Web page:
Tuesday, 2 October 2012

Do you use plastic or wood??

It might be an interesting insight into my mind and what I ponder to know that recently I've been thinking that I need to sort out my chopping boards in my house. I think using a friends totally skewiff plastic board the other day that made me reaslise how much of a difference a good board can make to cooking, but it's about much more than just making it easier to chop. I have a lovely big wooden board that I inherited from my Aunt at home, but I tend to just use that for pictures for the blog. Apart from that, we just have a big pile of plastic boards that get used and abused and stuck in the dishwasher to clean. But I have no idea what I should be using, if I should be using different boards for different things, and how to actually look after them. So it was time to do some googling. I was hoping for some clear cut answers, but as usual...there were none, but here are some pro's and con's

This is probably what most of us have in our kitchens. Easy. Simple to clean. Cheap. You can dump them in your dishwasher each time you use them, and as soon as they get a bit sad looking just replace them. But remember, your home dishwasher isn't as hot as an industrial kitchen, so you still need to clean them properly with a bit of bleach every once in a while to kill any bugs that are hanging around. But, plastic boards aren't great for your knives, especially the lovely expensive ones that you don't even put in the dishwasher.

This is probably what most of our mothers used when we were growing up. Now-a-days less of us use them despite the fact that they aren't overly expensive. Wooden chopping boards are quite porous, and can't just be popped into the dishwasher to clean, so most people consider it harder to keep them sterile. Apparently, there is some research that says bacteria has a tougher time surviving wooden boards. The theory is that the bacteria that thrives in the knife scars of plastic boards, is drawn into the wood and dies off. But from what I've seen, not everyone is convinced by this research. We are seeing more boards made from other woods, such as bamboo, that are harder and therefore more resistant to bacteria. They are a bit more expensive, but tend to last longer. On the plus side, wooden boards are much easier on your knife edges. Also, they are considered 'self-healing', so when you make a cut on an end grain cutting board the knife cuts between the wood fibers and when you pull the knife away, there won't be any knife mark left.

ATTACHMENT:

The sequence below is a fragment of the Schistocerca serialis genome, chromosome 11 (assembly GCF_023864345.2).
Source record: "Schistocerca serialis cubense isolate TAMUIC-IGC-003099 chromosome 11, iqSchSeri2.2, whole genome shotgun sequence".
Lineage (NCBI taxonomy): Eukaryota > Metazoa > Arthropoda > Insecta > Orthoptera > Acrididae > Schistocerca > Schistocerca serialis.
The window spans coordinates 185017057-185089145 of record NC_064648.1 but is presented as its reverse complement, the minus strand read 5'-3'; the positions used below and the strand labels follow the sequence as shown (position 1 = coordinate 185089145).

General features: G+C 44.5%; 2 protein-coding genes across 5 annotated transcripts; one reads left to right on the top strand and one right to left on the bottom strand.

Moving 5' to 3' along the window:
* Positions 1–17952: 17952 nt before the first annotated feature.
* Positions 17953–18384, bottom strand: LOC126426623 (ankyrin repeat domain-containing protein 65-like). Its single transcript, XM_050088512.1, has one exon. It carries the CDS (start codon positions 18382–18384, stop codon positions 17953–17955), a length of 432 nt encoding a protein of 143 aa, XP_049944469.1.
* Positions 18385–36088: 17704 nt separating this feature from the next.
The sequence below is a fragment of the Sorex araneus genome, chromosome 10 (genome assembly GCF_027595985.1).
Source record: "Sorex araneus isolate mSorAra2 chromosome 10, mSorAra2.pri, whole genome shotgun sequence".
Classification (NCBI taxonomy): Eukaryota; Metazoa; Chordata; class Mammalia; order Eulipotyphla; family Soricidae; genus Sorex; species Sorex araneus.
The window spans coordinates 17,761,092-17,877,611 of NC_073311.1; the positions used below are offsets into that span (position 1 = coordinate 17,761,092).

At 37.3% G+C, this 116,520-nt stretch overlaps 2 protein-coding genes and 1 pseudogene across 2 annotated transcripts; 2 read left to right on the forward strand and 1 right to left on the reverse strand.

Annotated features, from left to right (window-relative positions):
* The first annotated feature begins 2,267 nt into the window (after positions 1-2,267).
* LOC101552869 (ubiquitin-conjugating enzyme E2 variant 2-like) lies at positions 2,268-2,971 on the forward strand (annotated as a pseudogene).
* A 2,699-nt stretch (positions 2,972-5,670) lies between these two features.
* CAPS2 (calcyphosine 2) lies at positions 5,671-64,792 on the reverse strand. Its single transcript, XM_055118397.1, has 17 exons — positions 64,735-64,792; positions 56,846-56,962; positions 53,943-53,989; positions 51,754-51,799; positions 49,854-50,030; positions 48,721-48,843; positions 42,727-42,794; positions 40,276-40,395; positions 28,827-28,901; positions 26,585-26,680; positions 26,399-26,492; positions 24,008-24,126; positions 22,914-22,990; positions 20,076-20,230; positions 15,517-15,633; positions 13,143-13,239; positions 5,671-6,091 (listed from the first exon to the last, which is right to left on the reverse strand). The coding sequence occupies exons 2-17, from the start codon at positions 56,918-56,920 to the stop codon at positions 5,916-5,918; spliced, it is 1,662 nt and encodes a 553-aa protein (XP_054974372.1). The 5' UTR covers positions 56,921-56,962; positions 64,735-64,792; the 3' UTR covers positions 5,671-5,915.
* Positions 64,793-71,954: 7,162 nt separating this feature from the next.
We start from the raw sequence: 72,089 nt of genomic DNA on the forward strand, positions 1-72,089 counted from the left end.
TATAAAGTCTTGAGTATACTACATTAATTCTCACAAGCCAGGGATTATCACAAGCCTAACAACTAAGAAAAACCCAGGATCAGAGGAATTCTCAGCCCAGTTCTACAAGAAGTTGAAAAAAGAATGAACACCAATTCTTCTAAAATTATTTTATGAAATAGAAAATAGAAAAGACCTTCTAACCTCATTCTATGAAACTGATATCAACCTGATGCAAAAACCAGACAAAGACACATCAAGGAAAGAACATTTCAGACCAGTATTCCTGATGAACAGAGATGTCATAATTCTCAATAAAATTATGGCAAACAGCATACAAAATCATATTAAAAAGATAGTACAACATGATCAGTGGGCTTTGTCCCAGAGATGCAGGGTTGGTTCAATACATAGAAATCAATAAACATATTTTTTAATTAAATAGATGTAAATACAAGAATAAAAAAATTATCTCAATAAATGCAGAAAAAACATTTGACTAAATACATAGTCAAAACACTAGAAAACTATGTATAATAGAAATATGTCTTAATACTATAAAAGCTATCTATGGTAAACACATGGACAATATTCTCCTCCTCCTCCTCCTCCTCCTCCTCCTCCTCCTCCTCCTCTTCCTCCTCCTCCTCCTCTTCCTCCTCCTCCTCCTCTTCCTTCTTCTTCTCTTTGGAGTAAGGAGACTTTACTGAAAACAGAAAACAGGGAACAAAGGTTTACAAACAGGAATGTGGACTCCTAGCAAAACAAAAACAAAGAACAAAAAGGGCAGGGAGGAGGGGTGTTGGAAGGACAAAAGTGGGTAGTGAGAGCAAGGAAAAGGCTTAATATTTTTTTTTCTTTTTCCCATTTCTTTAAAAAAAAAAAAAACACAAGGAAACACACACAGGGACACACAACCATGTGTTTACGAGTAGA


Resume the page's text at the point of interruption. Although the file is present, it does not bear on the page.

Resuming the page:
Don't even bother. They might look pretty, but your knife will slip and slide everywhere.

Another option
Rumour has it that there's a new type of board that's not the standard plastic so it's better for your knives, but not your classic wooden so not super porous, but I haven't been able to find it in my travels. But if anyone knows what it is, I'd love to hear about it.

Although I'm still undecided, I think the lesson is, whichever you prefer, make sure you clean your boards really well and after each use. Also, make sure you sterilise them regularly, and dump the old ones and buy new onces once in a while. Lastly, don't forget to use a different chopping board for your meats to all the rest of your food.

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